Wednesday, February 22, 2012

Ontology: Characters (Part 2)

Different characters play different roles in a story. These roles fall into three categories (Card, 1988, p. 59), with the major characters identified in more specific roles:
  • Major characters: The major charactersdrive the plot through its twists and turns and move the story forward. The major characters fill a variety roles (Phillips & Huntley, 1996, pp. 36-38):
    • Protagonist: The protagonist is the main character role in a story and drives the action. The protagonist will have a goal and undergoes a change – the “hero’s journey” – in the process of seeking to achieve that goal.
    • Antagonist: The character in the role of antagonist is in direct opposition to the protagonist. The antagonist may seek the same goal (e.g. find the significant object of the story) as the protagonist or may simply want to prevent the protagonist from achieving that goal.
    • Sidekick: The sidekick character role may be linked to the protagonist or antagonist. Each of those character roles may have its own sidekick. The sidekick character provides loyalty and support throughout the story and has unfailing faith in the rightness of the goals and actions of the protagonist or antagonist to which he/she is linked.
    • Guardian: The guardian character role is that of mentor or teacher to the protagonist. The guardian provides knowledge, guidance, support, and protection but also drives the protagonist towards achieving the protagonist’s goal.
    • Skeptic: The skeptic character role is linked to the protagonist, but this character’s role is to question and doubt everything – the protagonist’s thoughts, emotions and actions, the trustworthiness of other characters, anything and everything.
    • Emotion: The emotion character role is linked to the protagonist and responds to story events emotionally without thinking and without concern for the practical implications of a response.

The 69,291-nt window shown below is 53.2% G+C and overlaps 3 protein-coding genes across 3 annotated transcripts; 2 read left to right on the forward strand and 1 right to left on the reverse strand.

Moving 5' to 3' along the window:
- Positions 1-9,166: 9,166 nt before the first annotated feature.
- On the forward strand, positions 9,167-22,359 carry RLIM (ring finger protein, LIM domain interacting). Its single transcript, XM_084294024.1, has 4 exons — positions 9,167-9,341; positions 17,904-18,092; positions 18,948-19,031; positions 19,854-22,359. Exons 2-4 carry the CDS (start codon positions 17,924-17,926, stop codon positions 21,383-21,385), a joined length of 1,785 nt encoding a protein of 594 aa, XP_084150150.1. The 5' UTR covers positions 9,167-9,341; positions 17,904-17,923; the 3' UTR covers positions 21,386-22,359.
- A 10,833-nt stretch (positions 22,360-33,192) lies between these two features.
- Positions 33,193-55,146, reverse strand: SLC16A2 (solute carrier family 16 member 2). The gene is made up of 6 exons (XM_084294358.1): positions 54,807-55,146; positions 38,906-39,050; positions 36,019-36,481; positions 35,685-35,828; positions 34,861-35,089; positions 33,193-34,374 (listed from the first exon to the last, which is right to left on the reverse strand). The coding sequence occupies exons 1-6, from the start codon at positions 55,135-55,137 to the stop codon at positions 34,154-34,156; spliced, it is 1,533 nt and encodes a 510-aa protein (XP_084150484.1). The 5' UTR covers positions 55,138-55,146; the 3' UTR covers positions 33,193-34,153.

• Reason: The reason character role is linked to the protagonist and responds to events in the narrative logically, while not letting emotion interfere with the rational.
    • Temptation: The temptation character role is not necessarily directly opposed to the protagonist, but rather tries to hinder, divert, and delude the protagonist from achieving his/her goal, often by tempting and playing on the weaknesses of the protagonist.
  • Minor characters: The minor characters have a limited impact on the story, with their desires and actions causing plot twists but not substantially shaping the overall flow of the story. Typically, minor characters do one or two things before disappearing from the story.
  • Walk-on and placeholder characters: The walk-on and placeholder characters exist in the background to add realism or, if they appear in the foreground, it is to serve a simple function and then disappear.
Concept map of character roles and archetypes
A number of lists of archetypal character have been compiled. Schmidt’s compilation of 45 archetypal characters is one such list (Schmidt, 2001):
  • Male Hero/Villain Types
    • Businessman/Traitor
    • Protector/Gladiator
    • Recluse/Warlock
    • Fool/Derelict
    • Woman’s Man/Seducer
    • Male Messiah/Punisher
    • Artist/Abuser
    • King/Dictator
  • Female Hero/Villain Types
    • Seductive Muse/Femme Fatale
    • Amazon/Gorgon
    • Father’s Daughter/Backstabber
    • Nurturer/Over Controlling Mother
    • Matriarch/Scorned Woman
    • Female Messiah/Destroyer
    • Maiden/Troubled Teen
  • Supporting Types
    • Friends of Protagonist
      • Magi
      • Mentor
      • Best Friend
      • Lover
    • Rivals of Protagonist
      • Joker
      • Jester
      • Nemesis
      • Investigator
      • Pessimist
      • Psychic
    • Symbols
      • Shadow
      • Lost Soul
      • Double

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